Gulgula- A Deep-fried sweet of Uttarakhand
Gulgula is a traditional sweet of Uttarakhand that is crispy, spongy, tender, and made from whole wheat flour, sugar or jaggery, and fennel seeds.
Gulgula is a traditional sweet of Uttarakhand are deep-fried traditional sweet treats from northern India that are crispy, spongy, and tender. If you’ve been looking for the perfect gulgule recipe but haven’t found it yet, we’ve got you covered. All you need to do is gather some healthy ingredients like whole wheat flour (atta), jaggery, and milk and get to work. We’re confident you’ll be devouring a plate of steaming gulgule in no time!
Gulgula is a traditional sweet of Uttarakhand that is a staple at festivals such as Karva Chauth and Basauda; they are also prepared for weddings. They are also known as ‘meethe pakore’ or sweet fritters. They are known as ‘pua’ or ‘pooda’ in the Punjab state. Gulgule is part of the prasad served after the puja on Karva Chauth. This jaggery gulgule recipe yields a crisp exterior with a soft, tender crumb inside. Gulgule is the Indian equivalent of doughnuts, or more accurately, the Indian wholewheat equivalent of beignets.
Gulgula is thought to have originated in Uttar Pradesh, India. Gulgule is frequently made by the new bride after marriage when the groom’s relatives come home to get to know her better. In the Indian state of Maharashtra, gulgule is made with a combination of wheat, rice, and jowar flour.
Our perfect gulgula recipe calls for simple ingredients found in most Indian kitchens. You’ll need whole wheat flour (atta), whole milk, jaggery (gur), fennel seeds (saunf), cardamom seeds, and baking soda to make this recipe.
Jaggery (Gur), in addition to adding a sweet and earthy flavor to this gulgula recipe, is high in iron and aids digestion. Cardamom is a natural anti-oxidant and anti-bacterial, and fennel seeds aid in blood pressure regulation. Furthermore, the addition of fennel and cardamom gives gulgula a distinct aromatic flavor.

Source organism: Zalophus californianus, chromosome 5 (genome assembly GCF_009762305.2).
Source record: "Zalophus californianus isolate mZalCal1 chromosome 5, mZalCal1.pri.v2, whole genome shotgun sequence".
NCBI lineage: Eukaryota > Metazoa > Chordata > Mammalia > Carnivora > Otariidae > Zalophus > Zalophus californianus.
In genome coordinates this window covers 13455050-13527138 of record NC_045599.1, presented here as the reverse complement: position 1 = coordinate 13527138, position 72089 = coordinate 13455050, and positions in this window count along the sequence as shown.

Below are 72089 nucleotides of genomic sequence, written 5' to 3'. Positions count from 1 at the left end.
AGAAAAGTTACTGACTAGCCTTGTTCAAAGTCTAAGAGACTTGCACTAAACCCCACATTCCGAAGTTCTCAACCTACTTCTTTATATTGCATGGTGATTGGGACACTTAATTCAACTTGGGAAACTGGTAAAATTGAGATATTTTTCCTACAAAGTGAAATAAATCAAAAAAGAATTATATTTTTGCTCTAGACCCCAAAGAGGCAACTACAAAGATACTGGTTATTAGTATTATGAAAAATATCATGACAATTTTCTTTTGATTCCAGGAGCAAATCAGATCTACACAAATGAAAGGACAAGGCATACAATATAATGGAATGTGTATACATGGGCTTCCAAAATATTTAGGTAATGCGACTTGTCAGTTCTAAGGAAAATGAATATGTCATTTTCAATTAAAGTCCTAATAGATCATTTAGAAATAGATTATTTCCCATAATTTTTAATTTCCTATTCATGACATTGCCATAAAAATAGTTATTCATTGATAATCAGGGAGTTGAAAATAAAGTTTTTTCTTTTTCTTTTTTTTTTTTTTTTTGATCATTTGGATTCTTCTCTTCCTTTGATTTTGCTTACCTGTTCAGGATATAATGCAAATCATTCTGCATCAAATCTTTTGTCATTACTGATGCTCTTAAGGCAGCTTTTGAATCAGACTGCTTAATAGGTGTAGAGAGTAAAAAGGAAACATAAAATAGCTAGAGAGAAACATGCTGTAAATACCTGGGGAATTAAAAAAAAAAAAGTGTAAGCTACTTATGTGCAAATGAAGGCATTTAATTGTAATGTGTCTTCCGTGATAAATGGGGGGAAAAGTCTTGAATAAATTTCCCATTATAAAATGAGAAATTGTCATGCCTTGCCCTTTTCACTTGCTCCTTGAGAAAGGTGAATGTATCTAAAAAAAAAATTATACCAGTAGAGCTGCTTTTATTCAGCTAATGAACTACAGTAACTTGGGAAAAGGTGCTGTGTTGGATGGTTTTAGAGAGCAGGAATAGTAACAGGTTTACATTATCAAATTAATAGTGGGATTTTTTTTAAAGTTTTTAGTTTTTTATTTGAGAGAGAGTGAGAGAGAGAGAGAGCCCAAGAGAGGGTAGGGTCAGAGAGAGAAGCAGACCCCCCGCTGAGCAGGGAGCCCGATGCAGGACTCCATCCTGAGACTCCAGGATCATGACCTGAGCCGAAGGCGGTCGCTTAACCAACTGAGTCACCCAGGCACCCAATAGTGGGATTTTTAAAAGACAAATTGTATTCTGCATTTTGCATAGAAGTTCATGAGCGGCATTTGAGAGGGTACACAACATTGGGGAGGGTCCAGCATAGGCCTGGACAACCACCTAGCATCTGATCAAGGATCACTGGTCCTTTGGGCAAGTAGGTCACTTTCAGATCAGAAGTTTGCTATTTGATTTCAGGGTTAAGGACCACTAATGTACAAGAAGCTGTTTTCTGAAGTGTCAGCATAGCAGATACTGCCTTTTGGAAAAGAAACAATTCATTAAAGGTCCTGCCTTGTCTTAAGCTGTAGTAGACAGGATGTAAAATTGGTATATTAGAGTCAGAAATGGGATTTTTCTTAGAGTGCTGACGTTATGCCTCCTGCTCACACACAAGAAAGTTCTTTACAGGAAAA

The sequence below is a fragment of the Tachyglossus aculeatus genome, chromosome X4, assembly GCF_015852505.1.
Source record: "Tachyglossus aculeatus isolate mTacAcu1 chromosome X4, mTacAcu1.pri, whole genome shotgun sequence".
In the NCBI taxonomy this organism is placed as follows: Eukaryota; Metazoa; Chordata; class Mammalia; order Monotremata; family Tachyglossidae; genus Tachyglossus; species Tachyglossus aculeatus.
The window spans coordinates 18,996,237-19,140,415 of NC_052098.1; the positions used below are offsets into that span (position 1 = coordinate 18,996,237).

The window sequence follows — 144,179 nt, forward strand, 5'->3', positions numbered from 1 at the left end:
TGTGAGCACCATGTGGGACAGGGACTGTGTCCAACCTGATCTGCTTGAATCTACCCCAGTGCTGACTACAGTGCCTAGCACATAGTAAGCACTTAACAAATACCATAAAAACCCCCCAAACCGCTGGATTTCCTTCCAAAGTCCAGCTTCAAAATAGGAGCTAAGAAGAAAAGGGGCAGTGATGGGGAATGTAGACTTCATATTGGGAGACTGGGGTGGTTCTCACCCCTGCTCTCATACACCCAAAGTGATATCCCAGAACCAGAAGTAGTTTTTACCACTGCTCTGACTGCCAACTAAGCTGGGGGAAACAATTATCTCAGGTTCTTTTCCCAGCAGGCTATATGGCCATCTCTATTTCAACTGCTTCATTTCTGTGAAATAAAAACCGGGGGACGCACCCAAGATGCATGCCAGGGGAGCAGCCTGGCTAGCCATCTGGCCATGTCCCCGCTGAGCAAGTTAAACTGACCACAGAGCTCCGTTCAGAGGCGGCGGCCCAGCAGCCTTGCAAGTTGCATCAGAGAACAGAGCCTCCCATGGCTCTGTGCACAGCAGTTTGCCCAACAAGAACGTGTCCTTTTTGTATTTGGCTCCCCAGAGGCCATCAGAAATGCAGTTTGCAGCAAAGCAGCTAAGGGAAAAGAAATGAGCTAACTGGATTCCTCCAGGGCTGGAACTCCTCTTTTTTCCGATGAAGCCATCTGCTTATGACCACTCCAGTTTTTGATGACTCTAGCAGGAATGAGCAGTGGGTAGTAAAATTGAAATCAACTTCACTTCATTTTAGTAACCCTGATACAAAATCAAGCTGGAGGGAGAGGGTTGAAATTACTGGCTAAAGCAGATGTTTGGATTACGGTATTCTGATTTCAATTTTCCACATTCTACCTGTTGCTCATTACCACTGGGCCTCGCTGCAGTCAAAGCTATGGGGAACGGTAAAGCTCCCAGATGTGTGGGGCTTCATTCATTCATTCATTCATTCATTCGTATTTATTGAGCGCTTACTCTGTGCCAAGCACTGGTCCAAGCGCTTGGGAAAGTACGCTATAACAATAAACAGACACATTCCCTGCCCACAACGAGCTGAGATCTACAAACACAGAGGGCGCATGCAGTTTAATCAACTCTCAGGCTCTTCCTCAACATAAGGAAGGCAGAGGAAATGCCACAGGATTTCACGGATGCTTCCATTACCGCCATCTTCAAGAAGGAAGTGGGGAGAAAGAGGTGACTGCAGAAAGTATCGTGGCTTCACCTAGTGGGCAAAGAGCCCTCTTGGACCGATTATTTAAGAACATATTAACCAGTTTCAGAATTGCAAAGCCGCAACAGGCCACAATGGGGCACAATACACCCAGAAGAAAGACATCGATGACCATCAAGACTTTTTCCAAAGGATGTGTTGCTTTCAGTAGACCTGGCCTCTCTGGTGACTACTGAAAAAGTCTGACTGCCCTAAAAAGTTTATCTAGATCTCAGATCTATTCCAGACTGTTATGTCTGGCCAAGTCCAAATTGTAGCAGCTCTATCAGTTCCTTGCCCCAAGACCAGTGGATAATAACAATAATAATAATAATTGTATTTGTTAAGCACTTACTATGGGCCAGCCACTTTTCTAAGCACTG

Gulgula Making Process
Follow our step-by-step gulgula recipe video above to prepare the jaggery syrup while making gulgula. If the jaggery (gur) is not dissolved, the batter will be lumpy and a little too sweet in places. If you are using jaggery powder, you can skip this step, but we recommend that you do so for the best results. If you don’t have jaggery (gur), you can substitute sugar.
You can make gulgula in an appe / kuzhipaniyaram pan if you don’t want to deep fry them for health reasons. This only requires a small amount of oil. Though ghee has always been the preferred fat for frying gulgula, many people now fry it in vegetable or seed oils.
This is a personal preference, and you can choose which one you prefer. Watch our instructional video, which walks you through the process in detail, for simple instructions on making our easy gulgula recipe.
Gulgula can be served either hot or cold. They can be eaten on their own (which is what we prefer) or with a spicy green chutney. They go well with rabri as well (hmm, we enjoy that too). Serve with coconut chutney if desired. During evening tea, pair them with masala chai or dalgona coffee. It’s a hit with kids as an after-school snack.